“Partnership with key vendors, bringing in the right expertise, and inspiring a make-a-difference attitude in the team went a long way to achieving that early crawl phase win that would enable us to move forward and build,” Kaufman says. “We found excellent partner relations with Raintree Systems, our practice management/ERM solution partner. Softcif, Inc. was a tremendous help filling our early staff expertise gaps in the areas of application development, enterprise architecture, and infrastructure. And the WGroup helped us make huge strides on the information security front.”
With stabilization achieved, Kaufman was able to take things to the next level. “For us, the walk phase says, ‘Now, we have to take a long look at our current architecture and systems, determine required changes, and execute on those changes to truly give us a solid foundation for growth,’” he says.
Kaufman relied on Drayer’s solution provider partners, like VMware, NetApp, and Cisco for this phase as well. The company had already spent a lot of money on these partnerships, and Kaufman’s job was to ensure that they were making the best use of their investments.
Drayer’s applications foundation revolves around the Raintree system and a data warehouse system intended to help make strategic decisions about the business. The data warehouse project was really never completed and had run far beyond its project schedules and budget.
“The partnership with Raintree was going strong, even though there was still more to do,” Kaufman says. “But the data warehouse was an outsourced project run amok. And when a project is spinning out of control like that, it’s a drain. We had to act.” Kaufman embarked on a dual-path plan to both stabilize the small set of
salvageable functions available in the data warehouse and, at the same time, to kick off a rewrite in the form of a new enterprise portal.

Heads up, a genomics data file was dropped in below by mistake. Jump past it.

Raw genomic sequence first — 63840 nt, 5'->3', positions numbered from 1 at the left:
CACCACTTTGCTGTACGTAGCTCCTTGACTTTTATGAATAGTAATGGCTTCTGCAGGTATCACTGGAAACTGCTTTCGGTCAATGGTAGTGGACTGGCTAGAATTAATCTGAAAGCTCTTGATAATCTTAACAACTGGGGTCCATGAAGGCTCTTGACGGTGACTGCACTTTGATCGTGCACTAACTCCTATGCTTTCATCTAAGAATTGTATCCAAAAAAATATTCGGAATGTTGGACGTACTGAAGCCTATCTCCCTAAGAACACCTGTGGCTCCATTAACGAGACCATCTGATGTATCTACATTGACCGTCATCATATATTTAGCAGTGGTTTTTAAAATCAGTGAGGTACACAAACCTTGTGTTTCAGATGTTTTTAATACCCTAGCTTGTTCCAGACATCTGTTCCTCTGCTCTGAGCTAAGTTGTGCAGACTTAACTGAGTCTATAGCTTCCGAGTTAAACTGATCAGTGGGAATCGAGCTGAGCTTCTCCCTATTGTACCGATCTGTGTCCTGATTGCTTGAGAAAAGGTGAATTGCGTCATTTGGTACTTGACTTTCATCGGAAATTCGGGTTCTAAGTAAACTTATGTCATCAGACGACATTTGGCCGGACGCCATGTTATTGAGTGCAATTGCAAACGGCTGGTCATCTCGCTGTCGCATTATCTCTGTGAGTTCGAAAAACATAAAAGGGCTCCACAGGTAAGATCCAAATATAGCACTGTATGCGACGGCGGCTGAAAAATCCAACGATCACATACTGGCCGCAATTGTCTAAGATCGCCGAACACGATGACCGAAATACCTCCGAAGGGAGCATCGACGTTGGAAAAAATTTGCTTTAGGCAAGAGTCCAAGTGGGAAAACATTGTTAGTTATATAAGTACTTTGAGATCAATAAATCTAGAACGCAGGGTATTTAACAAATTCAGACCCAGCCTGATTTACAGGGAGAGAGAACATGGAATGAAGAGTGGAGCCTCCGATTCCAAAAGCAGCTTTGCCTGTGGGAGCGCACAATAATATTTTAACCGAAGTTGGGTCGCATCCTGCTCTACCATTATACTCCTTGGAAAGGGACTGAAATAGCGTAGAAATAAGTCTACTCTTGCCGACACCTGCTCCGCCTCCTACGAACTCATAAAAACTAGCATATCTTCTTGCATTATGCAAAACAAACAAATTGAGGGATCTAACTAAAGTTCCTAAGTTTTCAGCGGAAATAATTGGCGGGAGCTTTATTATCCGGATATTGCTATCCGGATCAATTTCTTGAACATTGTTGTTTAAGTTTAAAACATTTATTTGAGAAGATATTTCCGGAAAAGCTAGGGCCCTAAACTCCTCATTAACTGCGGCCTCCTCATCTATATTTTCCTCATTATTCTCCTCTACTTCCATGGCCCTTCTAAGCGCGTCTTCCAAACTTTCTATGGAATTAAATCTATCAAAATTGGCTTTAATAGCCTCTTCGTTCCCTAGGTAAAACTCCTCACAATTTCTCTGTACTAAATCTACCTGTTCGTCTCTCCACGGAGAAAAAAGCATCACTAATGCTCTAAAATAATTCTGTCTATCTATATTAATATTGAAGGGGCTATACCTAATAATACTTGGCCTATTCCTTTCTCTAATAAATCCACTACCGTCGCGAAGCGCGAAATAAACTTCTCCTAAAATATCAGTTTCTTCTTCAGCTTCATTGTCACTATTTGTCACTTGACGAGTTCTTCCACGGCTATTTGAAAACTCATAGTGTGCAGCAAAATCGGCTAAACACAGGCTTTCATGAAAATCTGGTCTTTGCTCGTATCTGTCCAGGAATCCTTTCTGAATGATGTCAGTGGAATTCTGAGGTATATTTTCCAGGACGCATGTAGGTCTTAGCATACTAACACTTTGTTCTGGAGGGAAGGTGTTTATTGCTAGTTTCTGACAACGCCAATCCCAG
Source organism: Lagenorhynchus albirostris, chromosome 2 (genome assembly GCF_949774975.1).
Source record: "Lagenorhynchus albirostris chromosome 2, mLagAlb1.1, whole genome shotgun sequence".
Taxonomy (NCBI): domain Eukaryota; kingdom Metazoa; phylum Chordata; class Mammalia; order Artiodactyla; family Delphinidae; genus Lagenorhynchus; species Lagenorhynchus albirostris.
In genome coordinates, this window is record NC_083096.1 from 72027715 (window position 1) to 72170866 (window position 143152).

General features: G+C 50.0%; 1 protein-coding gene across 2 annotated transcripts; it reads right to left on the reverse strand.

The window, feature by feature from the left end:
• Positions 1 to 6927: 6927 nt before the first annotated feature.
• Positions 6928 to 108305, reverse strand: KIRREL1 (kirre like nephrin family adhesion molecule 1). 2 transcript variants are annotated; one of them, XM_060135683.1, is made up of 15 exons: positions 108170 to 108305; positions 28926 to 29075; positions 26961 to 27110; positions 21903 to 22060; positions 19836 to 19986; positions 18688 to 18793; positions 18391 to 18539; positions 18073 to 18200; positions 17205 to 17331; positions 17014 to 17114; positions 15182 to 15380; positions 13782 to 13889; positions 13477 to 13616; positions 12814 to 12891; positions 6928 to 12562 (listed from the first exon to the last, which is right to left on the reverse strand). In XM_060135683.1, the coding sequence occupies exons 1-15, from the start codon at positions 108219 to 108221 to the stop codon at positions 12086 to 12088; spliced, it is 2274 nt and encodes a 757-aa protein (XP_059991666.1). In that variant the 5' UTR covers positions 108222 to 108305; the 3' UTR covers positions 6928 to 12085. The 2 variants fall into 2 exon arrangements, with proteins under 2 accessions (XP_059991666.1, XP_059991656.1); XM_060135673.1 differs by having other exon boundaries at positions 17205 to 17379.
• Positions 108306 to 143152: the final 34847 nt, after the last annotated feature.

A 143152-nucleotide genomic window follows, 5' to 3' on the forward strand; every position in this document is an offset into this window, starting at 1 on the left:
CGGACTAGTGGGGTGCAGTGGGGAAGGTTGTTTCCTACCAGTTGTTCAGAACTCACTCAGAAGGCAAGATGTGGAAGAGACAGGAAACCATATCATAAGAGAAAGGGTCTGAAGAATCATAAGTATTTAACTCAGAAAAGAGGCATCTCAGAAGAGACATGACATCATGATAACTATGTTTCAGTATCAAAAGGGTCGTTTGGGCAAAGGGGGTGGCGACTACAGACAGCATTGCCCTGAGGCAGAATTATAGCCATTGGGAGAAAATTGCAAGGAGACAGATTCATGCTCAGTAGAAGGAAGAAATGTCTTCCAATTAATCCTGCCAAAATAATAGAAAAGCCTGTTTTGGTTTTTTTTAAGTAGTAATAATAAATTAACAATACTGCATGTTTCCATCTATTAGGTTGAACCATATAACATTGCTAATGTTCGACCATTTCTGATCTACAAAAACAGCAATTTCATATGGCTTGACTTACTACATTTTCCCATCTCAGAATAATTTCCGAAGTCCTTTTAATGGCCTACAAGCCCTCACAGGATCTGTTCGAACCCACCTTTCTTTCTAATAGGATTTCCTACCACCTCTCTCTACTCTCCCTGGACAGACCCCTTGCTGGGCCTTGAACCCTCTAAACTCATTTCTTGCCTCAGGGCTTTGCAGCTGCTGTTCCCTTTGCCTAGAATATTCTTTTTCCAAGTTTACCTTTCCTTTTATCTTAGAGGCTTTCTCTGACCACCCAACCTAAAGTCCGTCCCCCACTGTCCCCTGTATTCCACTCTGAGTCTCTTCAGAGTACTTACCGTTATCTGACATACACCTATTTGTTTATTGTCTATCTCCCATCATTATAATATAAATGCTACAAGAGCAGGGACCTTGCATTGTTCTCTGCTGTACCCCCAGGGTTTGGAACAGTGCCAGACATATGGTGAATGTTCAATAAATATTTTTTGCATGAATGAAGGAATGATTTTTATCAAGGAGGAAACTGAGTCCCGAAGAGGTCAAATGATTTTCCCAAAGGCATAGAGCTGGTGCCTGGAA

That portal would serve as the gateway to all of Drayer’s key applications. The company now has a much stronger systems infrastructure than it did two years ago, and system interruptions are few and far between. Kaufman’s insistence on permanently resolving the root causes of critical system problems has led to a dramatic reduction in service-affecting events.
After two years under Kaufman’s guidance, Drayer’s IT team finds itself approaching the run phase, which is about extension, expansion, and continuous improvement. Kaufman is excited to take the plunge into the cloud, which promises big benefits operationally, financially, and elastically. Drayer’s cloud-implementation plan includes both Microsoft Azure and Amazon Web Services. “Most of the big players are good, but it’s become clear that Amazon is the company that has made the biggest strides,” Kaufman says. “Their offering has compelled many huge enterprises to completely abandon their physical data centers and go all-in on Amazon.”
Kaufman knows he’ll need to pace himself and his team for the run phase, as the company and the healthcare industry continue to evolve. “Drayer is growing at almost 20 percent year over year, so there really isn’t a finish line,” he says. “The business changes, the industry changes, the regulatory environment changes. Our job is to react, and that requires flexibility, continuous improvement, and a focus on our customer’s needs.”